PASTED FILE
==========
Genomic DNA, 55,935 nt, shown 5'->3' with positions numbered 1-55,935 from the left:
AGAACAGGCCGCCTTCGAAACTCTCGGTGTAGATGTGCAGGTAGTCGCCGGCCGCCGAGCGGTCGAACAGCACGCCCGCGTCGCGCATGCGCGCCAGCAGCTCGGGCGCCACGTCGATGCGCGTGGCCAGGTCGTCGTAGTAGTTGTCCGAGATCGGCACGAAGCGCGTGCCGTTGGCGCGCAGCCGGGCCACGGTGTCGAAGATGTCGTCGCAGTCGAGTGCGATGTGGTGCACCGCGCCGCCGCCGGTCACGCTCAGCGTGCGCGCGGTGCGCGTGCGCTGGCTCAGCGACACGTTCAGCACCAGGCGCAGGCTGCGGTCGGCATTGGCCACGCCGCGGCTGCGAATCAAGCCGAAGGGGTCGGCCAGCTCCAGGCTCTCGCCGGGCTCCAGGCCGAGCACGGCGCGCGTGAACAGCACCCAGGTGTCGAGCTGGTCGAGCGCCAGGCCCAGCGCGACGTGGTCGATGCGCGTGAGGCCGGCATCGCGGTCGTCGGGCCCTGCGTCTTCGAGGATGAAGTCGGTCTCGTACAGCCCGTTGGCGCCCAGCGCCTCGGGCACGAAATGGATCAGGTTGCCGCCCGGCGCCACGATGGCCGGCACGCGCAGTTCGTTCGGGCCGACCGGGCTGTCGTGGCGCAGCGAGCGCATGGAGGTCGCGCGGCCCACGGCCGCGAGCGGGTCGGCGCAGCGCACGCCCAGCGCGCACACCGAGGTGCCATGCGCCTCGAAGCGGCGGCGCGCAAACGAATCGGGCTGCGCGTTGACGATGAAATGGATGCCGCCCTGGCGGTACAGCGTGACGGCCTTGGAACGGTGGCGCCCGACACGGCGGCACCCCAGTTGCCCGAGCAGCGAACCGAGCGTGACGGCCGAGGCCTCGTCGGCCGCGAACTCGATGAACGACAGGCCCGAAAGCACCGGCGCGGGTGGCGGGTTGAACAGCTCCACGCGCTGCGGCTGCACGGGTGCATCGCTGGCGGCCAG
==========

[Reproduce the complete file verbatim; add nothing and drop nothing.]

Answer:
Genomic DNA, 55,935 nt, shown 5'->3' with positions numbered 1-55,935 from the left:
AGAACAGGCCGCCTTCGAAACTCTCGGTGTAGATGTGCAGGTAGTCGCCGGCCGCCGAGCGGTCGAACAGCACGCCCGCGTCGCGCATGCGCGCCAGCAGCTCGGGCGCCACGTCGATGCGCGTGGCCAGGTCGTCGTAGTAGTTGTCCGAGATCGGCACGAAGCGCGTGCCGTTGGCGCGCAGCCGGGCCACGGTGTCGAAGATGTCGTCGCAGTCGAGTGCGATGTGGTGCACCGCGCCGCCGCCGGTCACGCTCAGCGTGCGCGCGGTGCGCGTGCGCTGGCTCAGCGACACGTTCAGCACCAGGCGCAGGCTGCGGTCGGCATTGGCCACGCCGCGGCTGCGAATCAAGCCGAAGGGGTCGGCCAGCTCCAGGCTCTCGCCGGGCTCCAGGCCGAGCACGGCGCGCGTGAACAGCACCCAGGTGTCGAGCTGGTCGAGCGCCAGGCCCAGCGCGACGTGGTCGATGCGCGTGAGGCCGGCATCGCGGTCGTCGGGCCCTGCGTCTTCGAGGATGAAGTCGGTCTCGTACAGCCCGTTGGCGCCCAGCGCCTCGGGCACGAAATGGATCAGGTTGCCGCCCGGCGCCACGATGGCCGGCACGCGCAGTTCGTTCGGGCCGACCGGGCTGTCGTGGCGCAGCGAGCGCATGGAGGTCGCGCGGCCCACGGCCGCGAGCGGGTCGGCGCAGCGCACGCCCAGCGCGCACACCGAGGTGCCATGCGCCTCGAAGCGGCGGCGCGCAAACGAATCGGGCTGCGCGTTGACGATGAAATGGATGCCGCCCTGGCGGTACAGCGTGACGGCCTTGGAACGGTGGCGCCCGACACGGCGGCACCCCAGTTGCCCGAGCAGCGAACCGAGCGTGACGGCCGAGGCCTCGTCGGCCGCGAACTCGATGAACGACAGGCCCGAAAGCACCGGCGCGGGTGGCGGGTTGAACAGCTCCACGCGCTGCGGCTGCACGGGTGCATCGCTGGCGGCCAG